At the time of his death there remained a handful of disciples who immortalized his legacy and spread it all over the world. Master Tung personally left only one book, “Tung’s Regular Meridian and Points”, published in Taiwan in 1973. The book was dictated orally by Master Tung and transcribed by one of his students. Although there were other written works left by Master Tung’s ancestors, none of them survived today. Without the restless effort of Master Tung and the dedication of a lifetime, the Tung system could have endured the fate of many other schools of traditional Chinese wisdom, now extinct.

What is the particularity of the therapeutic style of Tung? There are many interesting aspects. First of all, the acupuncture point isexplored  and exploited in all its potentials derived from its specific location: part of the body, tissues touched during insertion, close channels and their relationship with the channels according to six levels, yin / yang, five movements, the theory zi wu liu zhu, nature of the point in particular with reference to the five shu points and finally according to the zàng-fǔ theory.
Thanks to the differentiated use of the therapeutic point, and to the use of peculiar techniques such as the Dao Ma and the Dong Qi, this style allows to use very few needles according to a rigorous logic, obtaining excellent results. The truly “oleographic” vision of the therapeutic point, makes Tung’s style open to countless possibilities of intervention. It is therefore extremely flexible and rigorous at the same time. Since the point itself works primarily, in this acupuncture the manipulation of the needle is overshadowed by the accuracy of needle insertion.

Many therapeutic points in the Tung system are classic points, but the insertion and localization takes place in a slightly different way, in order to obtain a wider spectrum of results.

For example, 33.14 DiShi (地 士 穴), which is located on the lung meridian, is very close to KungZui LU 6 which is the xi-clef point. Very effective for treating asthma, flu, colds, headaches and kidney deficiency problems, if an insertion at 1 cun depth is performed. But if we go down to 1 and 1/2, it becomes effective for cardiovascular problems. This point is an example of “deeper for the far and more on the surface for the neighbor”.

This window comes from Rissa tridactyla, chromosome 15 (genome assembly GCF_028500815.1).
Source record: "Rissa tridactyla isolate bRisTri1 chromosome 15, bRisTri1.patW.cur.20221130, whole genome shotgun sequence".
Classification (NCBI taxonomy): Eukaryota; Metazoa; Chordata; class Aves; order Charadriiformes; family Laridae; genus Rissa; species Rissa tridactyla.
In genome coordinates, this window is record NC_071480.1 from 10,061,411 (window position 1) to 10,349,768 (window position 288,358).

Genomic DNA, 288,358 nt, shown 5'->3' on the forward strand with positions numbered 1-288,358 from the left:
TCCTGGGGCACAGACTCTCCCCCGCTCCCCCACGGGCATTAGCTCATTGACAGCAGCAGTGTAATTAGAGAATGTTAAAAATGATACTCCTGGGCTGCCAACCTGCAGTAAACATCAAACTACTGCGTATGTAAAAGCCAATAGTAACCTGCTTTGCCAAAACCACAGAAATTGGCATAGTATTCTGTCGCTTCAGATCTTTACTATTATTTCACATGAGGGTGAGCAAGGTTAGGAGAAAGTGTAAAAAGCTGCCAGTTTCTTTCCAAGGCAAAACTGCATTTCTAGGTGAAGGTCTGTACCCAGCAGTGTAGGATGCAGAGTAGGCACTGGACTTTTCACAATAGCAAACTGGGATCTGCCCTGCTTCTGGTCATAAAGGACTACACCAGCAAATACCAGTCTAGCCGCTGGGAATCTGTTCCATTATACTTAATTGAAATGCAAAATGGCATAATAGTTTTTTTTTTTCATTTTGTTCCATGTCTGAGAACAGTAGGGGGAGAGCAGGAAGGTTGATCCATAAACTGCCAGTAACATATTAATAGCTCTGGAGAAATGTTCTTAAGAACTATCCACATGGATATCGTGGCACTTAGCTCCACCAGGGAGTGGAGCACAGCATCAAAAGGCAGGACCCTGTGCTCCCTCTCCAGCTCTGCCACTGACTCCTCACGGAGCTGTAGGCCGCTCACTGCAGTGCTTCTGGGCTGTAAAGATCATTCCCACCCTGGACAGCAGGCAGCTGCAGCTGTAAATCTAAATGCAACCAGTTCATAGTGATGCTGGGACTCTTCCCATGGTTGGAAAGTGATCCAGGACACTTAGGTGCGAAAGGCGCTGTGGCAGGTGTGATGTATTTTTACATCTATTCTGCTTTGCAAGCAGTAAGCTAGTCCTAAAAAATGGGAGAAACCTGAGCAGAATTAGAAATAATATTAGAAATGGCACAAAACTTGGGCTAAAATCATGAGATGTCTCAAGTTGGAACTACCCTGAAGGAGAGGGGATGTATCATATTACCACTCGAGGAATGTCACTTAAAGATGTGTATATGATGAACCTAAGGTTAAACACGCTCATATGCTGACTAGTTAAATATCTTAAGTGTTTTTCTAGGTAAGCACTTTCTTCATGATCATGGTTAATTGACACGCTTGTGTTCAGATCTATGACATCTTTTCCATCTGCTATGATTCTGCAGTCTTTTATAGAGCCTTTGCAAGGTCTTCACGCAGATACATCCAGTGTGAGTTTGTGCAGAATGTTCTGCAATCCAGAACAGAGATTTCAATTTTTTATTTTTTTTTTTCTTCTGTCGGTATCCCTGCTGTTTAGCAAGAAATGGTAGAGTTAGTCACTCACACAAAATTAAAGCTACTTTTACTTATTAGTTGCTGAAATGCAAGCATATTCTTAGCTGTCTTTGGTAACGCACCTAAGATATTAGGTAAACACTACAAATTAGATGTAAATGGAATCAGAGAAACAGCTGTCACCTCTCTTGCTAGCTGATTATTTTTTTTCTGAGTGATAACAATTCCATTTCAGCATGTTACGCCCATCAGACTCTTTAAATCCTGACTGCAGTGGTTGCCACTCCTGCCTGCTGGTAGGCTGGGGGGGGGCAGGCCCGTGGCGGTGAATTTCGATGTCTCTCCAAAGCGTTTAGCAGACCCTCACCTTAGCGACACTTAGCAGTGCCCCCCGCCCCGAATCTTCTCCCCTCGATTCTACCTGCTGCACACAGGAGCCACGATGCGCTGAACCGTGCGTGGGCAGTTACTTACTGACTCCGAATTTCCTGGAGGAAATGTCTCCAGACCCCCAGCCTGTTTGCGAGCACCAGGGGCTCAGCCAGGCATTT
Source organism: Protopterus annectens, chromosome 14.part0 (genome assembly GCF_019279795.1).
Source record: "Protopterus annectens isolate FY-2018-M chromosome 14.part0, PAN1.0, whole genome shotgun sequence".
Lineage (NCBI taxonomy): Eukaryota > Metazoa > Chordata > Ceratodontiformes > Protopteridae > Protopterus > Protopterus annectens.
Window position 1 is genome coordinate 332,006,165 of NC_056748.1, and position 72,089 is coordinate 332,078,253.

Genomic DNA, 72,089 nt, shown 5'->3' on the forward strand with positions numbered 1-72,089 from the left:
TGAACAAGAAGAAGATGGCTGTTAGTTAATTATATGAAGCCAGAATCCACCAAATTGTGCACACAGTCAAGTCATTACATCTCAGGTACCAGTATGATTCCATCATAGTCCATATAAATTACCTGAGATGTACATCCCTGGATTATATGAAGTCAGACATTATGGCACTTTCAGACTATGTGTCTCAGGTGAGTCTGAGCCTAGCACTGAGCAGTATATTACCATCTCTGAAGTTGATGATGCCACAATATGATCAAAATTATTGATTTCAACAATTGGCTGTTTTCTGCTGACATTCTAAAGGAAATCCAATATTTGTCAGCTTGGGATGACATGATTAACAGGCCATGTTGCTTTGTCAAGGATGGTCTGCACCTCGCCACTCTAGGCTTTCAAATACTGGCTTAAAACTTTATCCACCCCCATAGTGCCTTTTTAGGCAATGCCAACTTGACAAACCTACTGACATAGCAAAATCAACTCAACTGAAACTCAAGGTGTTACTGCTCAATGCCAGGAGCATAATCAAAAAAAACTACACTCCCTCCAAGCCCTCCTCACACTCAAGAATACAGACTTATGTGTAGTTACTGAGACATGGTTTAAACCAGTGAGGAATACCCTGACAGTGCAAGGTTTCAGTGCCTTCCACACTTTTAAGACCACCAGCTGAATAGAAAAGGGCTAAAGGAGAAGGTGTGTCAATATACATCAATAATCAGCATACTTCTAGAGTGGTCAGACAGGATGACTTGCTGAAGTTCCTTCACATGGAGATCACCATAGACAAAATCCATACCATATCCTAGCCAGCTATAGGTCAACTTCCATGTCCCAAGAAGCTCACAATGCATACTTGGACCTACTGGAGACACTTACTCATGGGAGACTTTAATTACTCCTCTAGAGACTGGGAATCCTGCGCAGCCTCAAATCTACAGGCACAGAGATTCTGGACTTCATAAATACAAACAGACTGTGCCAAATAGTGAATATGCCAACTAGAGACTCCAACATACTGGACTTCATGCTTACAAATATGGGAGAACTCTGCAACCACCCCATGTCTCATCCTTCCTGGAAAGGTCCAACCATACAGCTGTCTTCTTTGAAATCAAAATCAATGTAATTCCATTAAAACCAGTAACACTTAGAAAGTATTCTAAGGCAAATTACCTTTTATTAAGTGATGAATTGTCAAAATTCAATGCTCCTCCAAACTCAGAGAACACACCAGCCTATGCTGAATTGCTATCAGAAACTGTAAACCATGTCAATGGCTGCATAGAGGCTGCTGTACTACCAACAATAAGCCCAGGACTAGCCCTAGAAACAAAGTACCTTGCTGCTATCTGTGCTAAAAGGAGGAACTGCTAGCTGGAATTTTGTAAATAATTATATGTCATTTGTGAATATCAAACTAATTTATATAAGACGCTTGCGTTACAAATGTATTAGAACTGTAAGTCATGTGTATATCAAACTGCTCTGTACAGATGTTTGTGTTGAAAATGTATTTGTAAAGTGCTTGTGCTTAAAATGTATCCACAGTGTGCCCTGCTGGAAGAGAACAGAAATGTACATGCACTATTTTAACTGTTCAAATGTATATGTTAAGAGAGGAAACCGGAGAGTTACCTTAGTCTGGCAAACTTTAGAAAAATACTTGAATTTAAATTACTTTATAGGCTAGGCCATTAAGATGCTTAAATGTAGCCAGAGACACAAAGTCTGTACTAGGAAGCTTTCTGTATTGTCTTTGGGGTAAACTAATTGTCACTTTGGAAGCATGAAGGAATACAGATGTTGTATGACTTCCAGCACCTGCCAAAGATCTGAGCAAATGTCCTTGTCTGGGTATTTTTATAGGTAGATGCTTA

Another example 66.11 HuoJu is parallel to GongSun SP 4 but very close to the metatarsal bone. In fact, it has much more satisfying effects if the needle is inserted next to the bone (“bone treating bone” method). It is among the most effective points in the treatment of tension headaches and pain in the above-orbital bone and to restore normal coordination between the heart and the kidney.

As can be understood, this style of acupuncture in its simplicity hides all the complexities of classical Chinese medicine. Hence the charm that exerts on the therapist who loves the culture and history of this medicine. Coming from a family lineage, the learning of Tung’s style can not be separated from an apprenticeship connection between student and master: only in this context it is possible to fully grasp its hues and its therapeutic motivations.

Master Tung is sometimes called Master Dong. The reason for this is that Master Tung originally took the Wade-Giles romanization system of his surname “董” before the pinyin system (拼音, PĪNYĪN) became popular. Although pinyin is the most used system now, many people prefer to use Tung as the name was originally translated and as he preferred.